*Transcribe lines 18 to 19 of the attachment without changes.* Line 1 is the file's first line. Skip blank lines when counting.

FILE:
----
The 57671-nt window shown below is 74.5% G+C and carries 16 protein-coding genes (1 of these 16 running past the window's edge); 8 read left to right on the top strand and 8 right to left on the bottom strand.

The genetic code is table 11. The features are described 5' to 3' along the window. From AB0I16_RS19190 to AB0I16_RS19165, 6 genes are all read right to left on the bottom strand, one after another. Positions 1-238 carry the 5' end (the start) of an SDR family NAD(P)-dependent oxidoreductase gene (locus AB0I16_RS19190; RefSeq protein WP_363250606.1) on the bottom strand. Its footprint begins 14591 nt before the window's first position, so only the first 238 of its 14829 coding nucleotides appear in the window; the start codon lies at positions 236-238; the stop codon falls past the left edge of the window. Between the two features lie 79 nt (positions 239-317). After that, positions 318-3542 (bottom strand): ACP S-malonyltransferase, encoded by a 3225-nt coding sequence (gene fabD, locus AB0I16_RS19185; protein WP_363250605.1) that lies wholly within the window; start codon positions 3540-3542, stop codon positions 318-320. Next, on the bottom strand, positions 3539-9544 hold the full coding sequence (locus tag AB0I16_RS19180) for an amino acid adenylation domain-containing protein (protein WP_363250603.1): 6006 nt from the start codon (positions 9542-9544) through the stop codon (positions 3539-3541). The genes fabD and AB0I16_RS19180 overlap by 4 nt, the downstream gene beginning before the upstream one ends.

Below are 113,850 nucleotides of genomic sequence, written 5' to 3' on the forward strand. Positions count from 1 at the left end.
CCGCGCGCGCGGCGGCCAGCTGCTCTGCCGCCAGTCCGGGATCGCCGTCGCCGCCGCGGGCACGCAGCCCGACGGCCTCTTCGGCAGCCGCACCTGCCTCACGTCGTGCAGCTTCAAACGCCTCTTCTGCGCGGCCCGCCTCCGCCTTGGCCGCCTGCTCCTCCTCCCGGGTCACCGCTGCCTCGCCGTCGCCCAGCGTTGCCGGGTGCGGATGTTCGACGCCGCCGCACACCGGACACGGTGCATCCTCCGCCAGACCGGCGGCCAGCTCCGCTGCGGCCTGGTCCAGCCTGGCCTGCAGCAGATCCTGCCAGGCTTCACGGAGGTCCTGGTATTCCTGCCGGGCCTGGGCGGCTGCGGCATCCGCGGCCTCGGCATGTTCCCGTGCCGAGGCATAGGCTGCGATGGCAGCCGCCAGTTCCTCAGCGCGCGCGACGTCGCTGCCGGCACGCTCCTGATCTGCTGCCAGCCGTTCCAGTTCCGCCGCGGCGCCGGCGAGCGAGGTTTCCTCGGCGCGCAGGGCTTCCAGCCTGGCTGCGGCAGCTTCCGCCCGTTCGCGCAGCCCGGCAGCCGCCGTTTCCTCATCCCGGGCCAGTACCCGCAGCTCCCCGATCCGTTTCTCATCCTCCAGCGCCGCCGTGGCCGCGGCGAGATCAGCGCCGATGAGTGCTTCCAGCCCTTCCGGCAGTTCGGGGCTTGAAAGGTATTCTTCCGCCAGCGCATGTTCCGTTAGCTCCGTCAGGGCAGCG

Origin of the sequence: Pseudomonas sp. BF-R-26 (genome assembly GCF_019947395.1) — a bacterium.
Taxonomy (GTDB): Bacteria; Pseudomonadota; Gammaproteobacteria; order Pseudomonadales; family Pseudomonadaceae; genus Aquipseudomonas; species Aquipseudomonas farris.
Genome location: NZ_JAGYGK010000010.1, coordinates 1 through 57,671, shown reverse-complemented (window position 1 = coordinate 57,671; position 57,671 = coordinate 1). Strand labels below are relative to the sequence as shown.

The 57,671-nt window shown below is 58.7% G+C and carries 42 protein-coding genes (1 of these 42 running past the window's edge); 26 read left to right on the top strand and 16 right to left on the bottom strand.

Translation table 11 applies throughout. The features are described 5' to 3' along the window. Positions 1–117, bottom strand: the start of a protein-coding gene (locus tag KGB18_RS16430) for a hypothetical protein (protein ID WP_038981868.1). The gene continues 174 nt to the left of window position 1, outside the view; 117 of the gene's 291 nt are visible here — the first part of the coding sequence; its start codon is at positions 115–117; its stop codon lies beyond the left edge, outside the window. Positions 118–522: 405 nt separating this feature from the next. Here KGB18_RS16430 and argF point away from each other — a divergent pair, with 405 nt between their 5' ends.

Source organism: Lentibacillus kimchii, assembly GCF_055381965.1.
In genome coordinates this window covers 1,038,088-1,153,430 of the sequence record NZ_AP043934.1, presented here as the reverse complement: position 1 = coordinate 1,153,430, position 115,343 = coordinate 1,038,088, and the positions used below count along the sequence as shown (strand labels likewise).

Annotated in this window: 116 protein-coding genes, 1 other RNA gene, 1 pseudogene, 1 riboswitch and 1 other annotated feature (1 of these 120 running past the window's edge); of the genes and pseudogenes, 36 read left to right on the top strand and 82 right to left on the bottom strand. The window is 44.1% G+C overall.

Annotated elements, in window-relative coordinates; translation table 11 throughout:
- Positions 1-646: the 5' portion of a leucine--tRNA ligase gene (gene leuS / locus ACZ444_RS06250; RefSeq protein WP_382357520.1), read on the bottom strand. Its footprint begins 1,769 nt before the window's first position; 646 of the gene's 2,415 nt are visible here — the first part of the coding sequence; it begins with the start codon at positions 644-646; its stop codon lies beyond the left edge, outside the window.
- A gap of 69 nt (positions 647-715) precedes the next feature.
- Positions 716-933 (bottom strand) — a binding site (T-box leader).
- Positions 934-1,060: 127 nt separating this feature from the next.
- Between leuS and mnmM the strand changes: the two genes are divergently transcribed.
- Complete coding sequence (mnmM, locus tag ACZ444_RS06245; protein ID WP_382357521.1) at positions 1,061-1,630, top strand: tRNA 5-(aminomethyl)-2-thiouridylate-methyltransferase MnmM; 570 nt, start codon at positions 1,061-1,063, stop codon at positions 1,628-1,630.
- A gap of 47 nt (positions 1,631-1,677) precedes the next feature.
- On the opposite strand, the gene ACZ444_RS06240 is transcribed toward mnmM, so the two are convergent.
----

- Between leuS and mnmM the strand changes: the two genes are divergently transcribed.
- Complete coding sequence (mnmM, locus tag ACZ444_RS06245; protein ID WP_382357521.1) at positions 1,061-1,630, top strand: tRNA 5-(aminomethyl)-2-thiouridylate-methyltransferase MnmM; 570 nt, start codon at positions 1,061-1,063, stop codon at positions 1,628-1,630.